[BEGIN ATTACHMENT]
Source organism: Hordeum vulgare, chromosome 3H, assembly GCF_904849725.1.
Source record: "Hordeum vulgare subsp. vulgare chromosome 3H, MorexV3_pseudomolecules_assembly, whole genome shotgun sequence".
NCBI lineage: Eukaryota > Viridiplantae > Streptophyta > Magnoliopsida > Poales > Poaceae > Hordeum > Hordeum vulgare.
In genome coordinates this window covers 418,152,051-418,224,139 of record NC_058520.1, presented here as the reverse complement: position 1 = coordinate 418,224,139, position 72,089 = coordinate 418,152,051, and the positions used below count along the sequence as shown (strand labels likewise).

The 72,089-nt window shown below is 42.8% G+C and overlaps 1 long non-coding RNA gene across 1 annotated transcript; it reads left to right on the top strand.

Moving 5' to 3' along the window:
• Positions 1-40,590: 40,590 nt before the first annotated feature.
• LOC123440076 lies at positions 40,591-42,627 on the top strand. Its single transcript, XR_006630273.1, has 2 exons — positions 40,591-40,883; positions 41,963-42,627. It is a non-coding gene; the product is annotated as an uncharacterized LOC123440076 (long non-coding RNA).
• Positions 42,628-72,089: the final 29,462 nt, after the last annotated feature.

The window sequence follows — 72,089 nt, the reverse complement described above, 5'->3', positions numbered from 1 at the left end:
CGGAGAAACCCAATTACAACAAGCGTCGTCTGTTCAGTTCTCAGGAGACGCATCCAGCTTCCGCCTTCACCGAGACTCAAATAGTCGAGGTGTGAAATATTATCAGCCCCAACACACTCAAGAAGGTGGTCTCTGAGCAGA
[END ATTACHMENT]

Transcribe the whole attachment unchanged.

Source organism: Hordeum vulgare, chromosome 3H, assembly GCF_904849725.1.
Source record: "Hordeum vulgare subsp. vulgare chromosome 3H, MorexV3_pseudomolecules_assembly, whole genome shotgun sequence".
NCBI lineage: Eukaryota > Viridiplantae > Streptophyta > Magnoliopsida > Poales > Poaceae > Hordeum > Hordeum vulgare.
In genome coordinates this window covers 418,152,051-418,224,139 of record NC_058520.1, presented here as the reverse complement: position 1 = coordinate 418,224,139, position 72,089 = coordinate 418,152,051, and the positions used below count along the sequence as shown (strand labels likewise).

The 72,089-nt window shown below is 42.8% G+C and overlaps 1 long non-coding RNA gene across 1 annotated transcript; it reads left to right on the top strand.

Moving 5' to 3' along the window:
• Positions 1-40,590: 40,590 nt before the first annotated feature.
• LOC123440076 lies at positions 40,591-42,627 on the top strand. Its single transcript, XR_006630273.1, has 2 exons — positions 40,591-40,883; positions 41,963-42,627. It is a non-coding gene; the product is annotated as an uncharacterized LOC123440076 (long non-coding RNA).
• Positions 42,628-72,089: the final 29,462 nt, after the last annotated feature.

The window sequence follows — 72,089 nt, the reverse complement described above, 5'->3', positions numbered from 1 at the left end:
CGGAGAAACCCAATTACAACAAGCGTCGTCTGTTCAGTTCTCAGGAGACGCATCCAGCTTCCGCCTTCACCGAGACTCAAATAGTCGAGGTGTGAAATATTATCAGCCCCAACACACTCAAGAAGGTGGTCTCTGAGCAGA